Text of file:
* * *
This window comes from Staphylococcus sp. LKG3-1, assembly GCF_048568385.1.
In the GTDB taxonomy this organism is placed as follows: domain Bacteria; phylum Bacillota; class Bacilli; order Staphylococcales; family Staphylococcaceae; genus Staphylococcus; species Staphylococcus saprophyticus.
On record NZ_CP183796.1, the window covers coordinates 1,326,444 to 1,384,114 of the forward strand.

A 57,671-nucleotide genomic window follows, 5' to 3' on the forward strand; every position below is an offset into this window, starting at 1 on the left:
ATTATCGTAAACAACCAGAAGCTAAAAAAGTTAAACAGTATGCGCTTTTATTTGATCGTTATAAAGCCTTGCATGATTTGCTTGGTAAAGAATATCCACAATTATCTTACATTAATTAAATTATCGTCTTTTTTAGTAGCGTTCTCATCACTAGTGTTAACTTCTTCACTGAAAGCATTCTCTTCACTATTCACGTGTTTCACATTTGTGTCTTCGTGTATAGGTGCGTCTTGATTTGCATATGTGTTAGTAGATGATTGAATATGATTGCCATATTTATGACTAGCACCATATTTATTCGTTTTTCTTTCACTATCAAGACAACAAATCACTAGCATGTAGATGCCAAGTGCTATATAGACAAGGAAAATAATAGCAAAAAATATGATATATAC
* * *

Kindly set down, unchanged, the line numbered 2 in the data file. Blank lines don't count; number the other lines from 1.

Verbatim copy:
In the GTDB taxonomy this organism is placed as follows: domain Bacteria; phylum Bacillota; class Bacilli; order Staphylococcales; family Staphylococcaceae; genus Staphylococcus; species Staphylococcus saprophyticus.